The Judicial Qualifications Commission (JQC) is the ethical backbone of the judicial branch. However this past legislative session, it became a political target for well-connected judges and former judges, unhappy they’ve been investigated by the Commission.
Now, a group called Georgians for Judicial Integrity will spend the next month fighting a move to strip the JQC of it’s independence. They launched a site — GeorgiaJudges.org — to educate the public about the ballot measure.
This November, voters will see Amendment 3 on their ballots, which would abolish the JQC and create a new Commission that is 100 percent a creation of the General Assembly, with no requirement to have public records of their proceedings.
Sara Totonchi, the executive director of the the Southern Center for Human Rights — along with the ACLU of Georgia, Common Cause of Georgia, the Georgia chapter of the NAACP, Lambda Legal, and other organizations — launched a coalition called Georgians for Judicial Integrity on Tuesday to fight the measure.
Totonchi told the Daily Report the amendment is “intentionally vague and misleading….It’s a solution in search of a problem,” and that it “injects politics into a sphere where politics is entirely inappropriate.”
“This amendment concentrates too much power in the executive and legislative branches,” said Francys Johnson, state president of the Georgia NAACP.
Currently, the JQC is constitutionally independent of other branches of government, as befits a body that investigates ethics complaints.
One of the key sponsors of the amendment, Rep. Johnnie Caldwell, resigned from his judgeship following an investigation by the JQC into lewd and inappropriate comments he made to a female attorney.
Earlier this year, S. Lester Tate III resigned as chair of the JQC, stating in his resignation letter, “I cannot in good conscience continue to participate in a charade that offers the promise of judicial integrity when, in truth, the actions of others have rendered the fulfillment of that promise an impossibility.”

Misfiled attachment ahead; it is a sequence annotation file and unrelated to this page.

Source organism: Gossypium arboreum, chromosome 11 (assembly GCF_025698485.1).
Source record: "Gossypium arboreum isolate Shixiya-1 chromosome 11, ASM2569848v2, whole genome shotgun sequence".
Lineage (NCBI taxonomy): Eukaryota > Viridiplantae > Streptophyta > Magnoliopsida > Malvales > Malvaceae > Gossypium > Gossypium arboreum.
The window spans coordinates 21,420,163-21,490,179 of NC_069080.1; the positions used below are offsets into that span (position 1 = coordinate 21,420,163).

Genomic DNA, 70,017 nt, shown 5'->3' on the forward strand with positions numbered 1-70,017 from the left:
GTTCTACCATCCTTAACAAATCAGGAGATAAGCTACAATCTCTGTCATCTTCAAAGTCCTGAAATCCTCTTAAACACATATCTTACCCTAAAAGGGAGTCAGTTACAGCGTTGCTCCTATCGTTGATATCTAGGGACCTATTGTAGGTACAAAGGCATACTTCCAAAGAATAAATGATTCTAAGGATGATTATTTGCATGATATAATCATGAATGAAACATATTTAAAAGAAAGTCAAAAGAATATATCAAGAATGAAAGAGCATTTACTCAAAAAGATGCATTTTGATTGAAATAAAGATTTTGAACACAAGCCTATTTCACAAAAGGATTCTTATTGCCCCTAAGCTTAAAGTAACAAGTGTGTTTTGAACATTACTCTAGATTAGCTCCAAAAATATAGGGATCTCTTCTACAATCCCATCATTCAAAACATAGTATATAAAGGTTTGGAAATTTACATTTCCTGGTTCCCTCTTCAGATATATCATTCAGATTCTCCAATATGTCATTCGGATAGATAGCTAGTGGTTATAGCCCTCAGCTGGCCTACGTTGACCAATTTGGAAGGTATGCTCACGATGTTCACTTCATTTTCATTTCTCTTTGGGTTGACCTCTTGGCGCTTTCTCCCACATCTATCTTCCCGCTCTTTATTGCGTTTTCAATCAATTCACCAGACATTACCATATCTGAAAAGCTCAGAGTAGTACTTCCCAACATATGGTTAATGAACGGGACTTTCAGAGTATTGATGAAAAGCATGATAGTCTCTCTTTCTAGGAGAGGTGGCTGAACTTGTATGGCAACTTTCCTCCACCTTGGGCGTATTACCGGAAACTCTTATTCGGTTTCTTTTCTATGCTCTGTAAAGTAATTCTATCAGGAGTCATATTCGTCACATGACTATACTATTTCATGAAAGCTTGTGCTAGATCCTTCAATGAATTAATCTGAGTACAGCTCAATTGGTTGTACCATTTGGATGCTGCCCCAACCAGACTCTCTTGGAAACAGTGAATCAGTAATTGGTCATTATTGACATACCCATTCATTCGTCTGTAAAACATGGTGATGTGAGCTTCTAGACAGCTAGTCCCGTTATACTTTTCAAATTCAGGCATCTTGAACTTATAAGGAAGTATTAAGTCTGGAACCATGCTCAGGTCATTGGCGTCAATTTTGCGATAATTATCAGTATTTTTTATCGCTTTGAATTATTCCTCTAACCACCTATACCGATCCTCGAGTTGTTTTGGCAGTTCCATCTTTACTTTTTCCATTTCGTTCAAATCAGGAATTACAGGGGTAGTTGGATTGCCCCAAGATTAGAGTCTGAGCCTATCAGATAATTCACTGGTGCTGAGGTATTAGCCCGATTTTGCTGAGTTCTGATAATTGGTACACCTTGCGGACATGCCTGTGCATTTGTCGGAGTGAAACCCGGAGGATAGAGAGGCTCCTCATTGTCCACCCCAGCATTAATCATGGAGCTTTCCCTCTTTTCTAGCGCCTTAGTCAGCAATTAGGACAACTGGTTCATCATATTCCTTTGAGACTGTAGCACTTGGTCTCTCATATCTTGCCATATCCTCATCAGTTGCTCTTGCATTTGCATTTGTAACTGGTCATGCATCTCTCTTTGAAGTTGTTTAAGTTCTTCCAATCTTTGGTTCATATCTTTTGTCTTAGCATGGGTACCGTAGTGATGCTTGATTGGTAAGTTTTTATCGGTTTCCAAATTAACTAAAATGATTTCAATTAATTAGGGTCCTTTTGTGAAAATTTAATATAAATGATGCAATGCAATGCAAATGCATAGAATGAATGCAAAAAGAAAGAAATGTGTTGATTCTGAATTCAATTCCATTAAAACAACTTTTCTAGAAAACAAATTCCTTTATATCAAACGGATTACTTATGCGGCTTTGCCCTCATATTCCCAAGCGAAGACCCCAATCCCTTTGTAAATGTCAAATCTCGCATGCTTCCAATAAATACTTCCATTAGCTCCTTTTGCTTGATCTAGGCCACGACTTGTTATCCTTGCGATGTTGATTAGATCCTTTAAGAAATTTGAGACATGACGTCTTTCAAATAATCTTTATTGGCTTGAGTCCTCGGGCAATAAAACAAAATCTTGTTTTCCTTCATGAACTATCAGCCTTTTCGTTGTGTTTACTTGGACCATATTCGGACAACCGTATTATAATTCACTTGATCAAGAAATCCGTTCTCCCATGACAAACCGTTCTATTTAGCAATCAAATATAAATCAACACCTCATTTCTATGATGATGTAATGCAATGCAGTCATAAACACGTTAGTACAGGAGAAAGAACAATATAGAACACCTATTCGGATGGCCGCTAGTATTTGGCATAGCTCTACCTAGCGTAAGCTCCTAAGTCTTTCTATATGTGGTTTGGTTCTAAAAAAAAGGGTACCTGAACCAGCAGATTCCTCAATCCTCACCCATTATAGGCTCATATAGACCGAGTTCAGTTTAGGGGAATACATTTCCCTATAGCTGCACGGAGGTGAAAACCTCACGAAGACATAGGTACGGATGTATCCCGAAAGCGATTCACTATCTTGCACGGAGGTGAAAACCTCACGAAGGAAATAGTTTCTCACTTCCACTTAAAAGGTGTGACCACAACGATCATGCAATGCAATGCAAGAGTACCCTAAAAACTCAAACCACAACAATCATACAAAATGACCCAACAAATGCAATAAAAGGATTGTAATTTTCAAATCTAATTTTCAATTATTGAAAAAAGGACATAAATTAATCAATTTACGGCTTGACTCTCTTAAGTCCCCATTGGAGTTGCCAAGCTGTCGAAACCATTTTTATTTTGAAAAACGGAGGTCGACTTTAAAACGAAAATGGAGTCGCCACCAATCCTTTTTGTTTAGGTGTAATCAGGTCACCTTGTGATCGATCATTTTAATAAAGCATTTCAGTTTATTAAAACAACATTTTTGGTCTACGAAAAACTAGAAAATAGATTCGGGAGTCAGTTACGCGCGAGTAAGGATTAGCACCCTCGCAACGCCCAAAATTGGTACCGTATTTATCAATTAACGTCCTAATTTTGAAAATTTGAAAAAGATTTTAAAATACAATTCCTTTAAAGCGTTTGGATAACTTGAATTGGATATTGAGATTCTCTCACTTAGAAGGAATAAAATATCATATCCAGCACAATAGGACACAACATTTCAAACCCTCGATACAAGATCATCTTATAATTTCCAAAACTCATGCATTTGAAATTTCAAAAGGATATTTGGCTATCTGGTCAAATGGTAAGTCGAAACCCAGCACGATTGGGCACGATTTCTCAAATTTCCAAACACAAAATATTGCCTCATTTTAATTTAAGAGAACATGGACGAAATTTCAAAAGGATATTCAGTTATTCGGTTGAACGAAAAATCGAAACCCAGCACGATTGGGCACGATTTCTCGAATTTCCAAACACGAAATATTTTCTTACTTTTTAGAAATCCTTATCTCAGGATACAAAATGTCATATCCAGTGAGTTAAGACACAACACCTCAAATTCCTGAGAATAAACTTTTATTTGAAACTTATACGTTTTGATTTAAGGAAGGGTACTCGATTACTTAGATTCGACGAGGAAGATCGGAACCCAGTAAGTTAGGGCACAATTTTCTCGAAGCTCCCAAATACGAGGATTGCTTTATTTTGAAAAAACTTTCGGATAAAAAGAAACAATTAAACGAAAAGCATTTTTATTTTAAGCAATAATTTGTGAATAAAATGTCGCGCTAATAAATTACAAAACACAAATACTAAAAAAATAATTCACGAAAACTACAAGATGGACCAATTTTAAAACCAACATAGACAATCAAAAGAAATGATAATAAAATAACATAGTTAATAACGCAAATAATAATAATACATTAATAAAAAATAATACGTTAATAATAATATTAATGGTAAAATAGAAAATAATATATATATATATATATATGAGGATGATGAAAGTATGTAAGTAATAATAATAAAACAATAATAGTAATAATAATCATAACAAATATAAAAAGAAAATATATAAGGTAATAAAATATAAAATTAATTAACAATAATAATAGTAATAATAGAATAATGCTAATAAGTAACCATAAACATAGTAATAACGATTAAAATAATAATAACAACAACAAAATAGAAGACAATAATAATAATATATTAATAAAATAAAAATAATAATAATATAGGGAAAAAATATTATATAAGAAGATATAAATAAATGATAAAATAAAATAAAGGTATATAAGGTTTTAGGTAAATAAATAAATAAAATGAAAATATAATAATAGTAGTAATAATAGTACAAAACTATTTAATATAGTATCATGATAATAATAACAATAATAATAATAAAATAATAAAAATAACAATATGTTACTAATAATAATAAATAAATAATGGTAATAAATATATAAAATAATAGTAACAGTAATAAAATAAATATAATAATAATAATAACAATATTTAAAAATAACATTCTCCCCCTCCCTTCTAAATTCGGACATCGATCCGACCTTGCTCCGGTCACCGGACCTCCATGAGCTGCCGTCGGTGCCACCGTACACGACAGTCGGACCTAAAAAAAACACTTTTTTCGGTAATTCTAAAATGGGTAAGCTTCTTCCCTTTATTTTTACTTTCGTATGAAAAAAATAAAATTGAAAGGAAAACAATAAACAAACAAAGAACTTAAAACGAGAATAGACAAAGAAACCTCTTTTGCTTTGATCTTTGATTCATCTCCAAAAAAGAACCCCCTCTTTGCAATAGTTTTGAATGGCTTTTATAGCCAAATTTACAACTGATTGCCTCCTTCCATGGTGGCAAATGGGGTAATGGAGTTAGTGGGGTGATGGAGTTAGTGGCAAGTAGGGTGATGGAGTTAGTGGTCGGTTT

Tate expressed concern that the investigations the JQC conducts into judicial misconduct would become political charades, and encouraged the State Bar to “put the pull financial and political weight of the Bar behind the defeat of this measure at the ballot box.”
Over the summer, the state bar came out with a statement saying they would not fight the amendment.
State bar President Robert Kauffman wrote to the Board of Governors that fighting the measure “will certainly not only lead us to being eliminated from any further discussions on this issue but could also lead to more direct attacks on the state bar.”
With only a month to to go before the election, the Georgians for Judicial Integrity coalition came together, “when it became clear that no one else would be opposing this destructive amendment,” Totonchi told the Daily Report.
According to the group’s press release, nearly five dozen judges have resigned over the past nine years as a result of JQC investigations.
“[T]his critically important state entity has been both effective and independent – identifying and removing dozens of judges whose actions have ranged from corrupt to unethical to illegal,” Totonchi said.